BusinessTech has become aware of a fake news campaign targeting financial services firm, Discovery, using BusinessTech’s name as its primary source.
The campaign uses a fake BusinessTech site to publish misleading messages against Discovery, via social media sites, most notably, Facebook.
BusinessTech has reported the campaign, and posts, to the relevant channels, and encourages readers to be discerning in what they consume.
In the fake news stories being shared, the ‘i’ in BusinessTech appears to have been replaced with a lower case ‘l’, which in all upper-case text makes it difficult to spot the difference.
The posts are also being shared through sponsored items on Facebook, through pages that are not associated with BusinessTech in any way.
Chief marketing officer at Discovery, Firoze Bhorat said: “It is critical that people have access to accurate information to inform the decisions they make. Discovery takes immediate steps to combat fake news by reporting it to Facebook and Google whenever we become aware of examples such as these.
“Click bait content is often devised to extract information from people and we urge our clients to be conscious of the risks associated with clicking on suspicious links.”
Dangers of fake news
Fake news has proven to be highly disruptive in South Africa, both economically and socially, playing a key role in shaking up markets through false reports on publicly listed companies, as well as in driving campaigns against targeted individuals and organisations.
In South Africa, this was seen in targeted attacks against minister Pravin Gordhan during his fight against state capture, as well as against journalists who were writing stories to expose the extent of corruption networks in the country.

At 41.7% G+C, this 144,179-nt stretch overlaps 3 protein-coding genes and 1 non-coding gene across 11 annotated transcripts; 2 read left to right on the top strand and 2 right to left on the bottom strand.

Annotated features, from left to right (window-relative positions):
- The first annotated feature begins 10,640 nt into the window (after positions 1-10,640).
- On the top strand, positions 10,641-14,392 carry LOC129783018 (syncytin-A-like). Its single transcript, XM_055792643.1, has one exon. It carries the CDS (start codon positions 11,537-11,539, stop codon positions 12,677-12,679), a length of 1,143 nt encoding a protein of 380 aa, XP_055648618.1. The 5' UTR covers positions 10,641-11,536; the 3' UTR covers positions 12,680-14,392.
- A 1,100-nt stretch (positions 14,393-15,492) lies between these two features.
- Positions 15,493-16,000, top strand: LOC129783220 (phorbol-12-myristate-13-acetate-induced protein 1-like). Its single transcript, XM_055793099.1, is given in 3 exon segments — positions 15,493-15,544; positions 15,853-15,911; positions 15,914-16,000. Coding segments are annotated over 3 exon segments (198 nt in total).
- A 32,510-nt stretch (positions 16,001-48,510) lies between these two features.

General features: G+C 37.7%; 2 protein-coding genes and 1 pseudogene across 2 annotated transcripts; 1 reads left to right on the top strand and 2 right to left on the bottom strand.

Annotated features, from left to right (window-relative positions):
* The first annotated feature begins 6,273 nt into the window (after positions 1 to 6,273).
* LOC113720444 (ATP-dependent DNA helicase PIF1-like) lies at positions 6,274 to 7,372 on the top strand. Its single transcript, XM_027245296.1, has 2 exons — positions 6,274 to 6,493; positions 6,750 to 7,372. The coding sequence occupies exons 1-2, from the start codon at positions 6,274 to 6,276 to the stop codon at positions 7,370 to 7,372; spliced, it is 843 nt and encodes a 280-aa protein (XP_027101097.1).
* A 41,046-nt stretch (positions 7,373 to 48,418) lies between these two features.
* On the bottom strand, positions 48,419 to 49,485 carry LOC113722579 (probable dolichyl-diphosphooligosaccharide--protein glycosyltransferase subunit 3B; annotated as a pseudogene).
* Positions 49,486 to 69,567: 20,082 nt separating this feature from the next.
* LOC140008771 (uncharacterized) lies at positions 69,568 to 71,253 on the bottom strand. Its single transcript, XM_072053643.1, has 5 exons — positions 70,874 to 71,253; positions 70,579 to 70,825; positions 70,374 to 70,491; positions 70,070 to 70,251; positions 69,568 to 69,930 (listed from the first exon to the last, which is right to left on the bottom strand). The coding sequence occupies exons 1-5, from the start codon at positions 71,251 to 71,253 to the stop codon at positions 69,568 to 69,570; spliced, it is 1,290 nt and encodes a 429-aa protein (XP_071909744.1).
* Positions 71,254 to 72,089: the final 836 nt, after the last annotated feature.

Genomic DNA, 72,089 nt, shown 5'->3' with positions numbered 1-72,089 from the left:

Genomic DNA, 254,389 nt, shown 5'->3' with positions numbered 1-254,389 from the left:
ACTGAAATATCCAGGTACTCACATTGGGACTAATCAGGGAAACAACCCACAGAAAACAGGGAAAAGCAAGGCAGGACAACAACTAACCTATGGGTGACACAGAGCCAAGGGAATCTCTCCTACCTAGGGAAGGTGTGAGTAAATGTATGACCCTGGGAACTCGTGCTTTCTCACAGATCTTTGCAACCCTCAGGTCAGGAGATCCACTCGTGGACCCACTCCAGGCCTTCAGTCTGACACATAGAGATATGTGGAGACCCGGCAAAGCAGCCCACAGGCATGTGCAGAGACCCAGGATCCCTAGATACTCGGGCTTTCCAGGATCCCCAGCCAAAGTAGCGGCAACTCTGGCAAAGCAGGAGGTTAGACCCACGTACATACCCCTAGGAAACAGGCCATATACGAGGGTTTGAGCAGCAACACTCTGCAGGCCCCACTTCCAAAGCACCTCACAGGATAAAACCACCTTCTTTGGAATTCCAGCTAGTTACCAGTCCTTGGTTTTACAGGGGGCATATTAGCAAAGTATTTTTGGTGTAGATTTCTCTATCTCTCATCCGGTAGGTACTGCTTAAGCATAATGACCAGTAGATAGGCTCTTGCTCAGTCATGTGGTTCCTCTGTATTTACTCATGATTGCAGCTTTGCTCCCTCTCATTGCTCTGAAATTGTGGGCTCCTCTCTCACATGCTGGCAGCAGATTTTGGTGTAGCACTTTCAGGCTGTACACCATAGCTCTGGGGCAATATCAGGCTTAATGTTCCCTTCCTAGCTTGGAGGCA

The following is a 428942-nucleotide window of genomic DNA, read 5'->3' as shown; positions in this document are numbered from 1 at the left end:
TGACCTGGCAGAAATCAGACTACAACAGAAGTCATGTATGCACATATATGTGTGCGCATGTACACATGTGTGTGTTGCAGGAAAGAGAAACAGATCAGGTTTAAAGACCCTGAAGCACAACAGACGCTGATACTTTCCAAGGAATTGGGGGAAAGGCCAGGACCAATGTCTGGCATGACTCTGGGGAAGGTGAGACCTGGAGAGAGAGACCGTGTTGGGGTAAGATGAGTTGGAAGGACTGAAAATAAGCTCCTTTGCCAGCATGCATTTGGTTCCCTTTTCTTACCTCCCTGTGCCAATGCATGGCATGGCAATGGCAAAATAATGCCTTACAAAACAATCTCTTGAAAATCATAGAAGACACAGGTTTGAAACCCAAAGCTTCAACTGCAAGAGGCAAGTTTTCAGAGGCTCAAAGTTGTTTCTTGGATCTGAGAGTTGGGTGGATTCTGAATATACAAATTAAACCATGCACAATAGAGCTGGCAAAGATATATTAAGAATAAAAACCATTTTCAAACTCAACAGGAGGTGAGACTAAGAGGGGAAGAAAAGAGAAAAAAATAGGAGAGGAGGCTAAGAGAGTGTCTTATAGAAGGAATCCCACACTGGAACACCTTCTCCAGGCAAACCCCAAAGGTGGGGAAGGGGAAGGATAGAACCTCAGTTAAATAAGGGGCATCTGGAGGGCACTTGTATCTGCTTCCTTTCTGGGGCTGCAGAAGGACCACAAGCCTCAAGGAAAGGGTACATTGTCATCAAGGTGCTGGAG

In cases such as the latest Discovery fake news, the risk is more directly targeted at those who click on the stories, as the intent is not to convince them that a fake story is real, but to direct them to a scam site, which may pose a security risk.
News24 has conducted an in-depth investigation into the fake news industry, and the dissemination of misinformation in South Africa, including a blacklist of fake news websites, on a dedicated website titled Fake News Exposed.
The media organisation has also provided a guide to help readers to identify potential fake news.
How can I tell if a website is misinformation?
- Can you find a physical address on the website’s ‘Contact Us’ or ‘About’ pages?
- Can you identify any of the authors of the articles on the website?
- Can you find other, credible publications running with the same story?
- Does the headline seem exaggerated or irrelevant to the content of the article?
“These questions point to accountability: if the website is willing to accept responsibility for what it publishes, chances are they will take steps to ensure it is accurate and truthful.
“Answering these four questions should provide you with a reasonable idea whether the website is trustworthy or not. As a general rule of thumb, always be critical of the news you consume,” News24 said.
Late last year, Facebook launched a third-party fact-checking programme to help assess the accuracy of news in South Africa, and reduce the spread of misinformation.
The social network is working with two partners: Africa Check – Africa’s first independent fact-checking organisation – and AFP – a well-respected news organisation – which are both part of a global network of fact-checking organisations, certified by the non-partisan International Fact-Checking Network.
The fact-checking programme relies on feedback from the Facebook community as one of many signals Facebook will use to raise potentially false stories to fact-checkers for review.
Local articles will be fact-checked alongside the verification of photos and videos.
“If one of our fact-checking partners identifies a story as false, Facebook will show it lower in News Feed, significantly reducing its distribution,” the social media platform said.
Once a fact-checker rates a piece of content as false, Facebook said it is able to reduce its future views by an average of 80%, helping to curb economic incentives and reduce its spread.
When third-party fact-checkers write articles about a news story, Facebook will show these in Related Articles immediately below the story in News Feed.
Page Admins and people on Facebook will also receive notifications if they try to share a story or have shared one in the past that’s been determined to be false.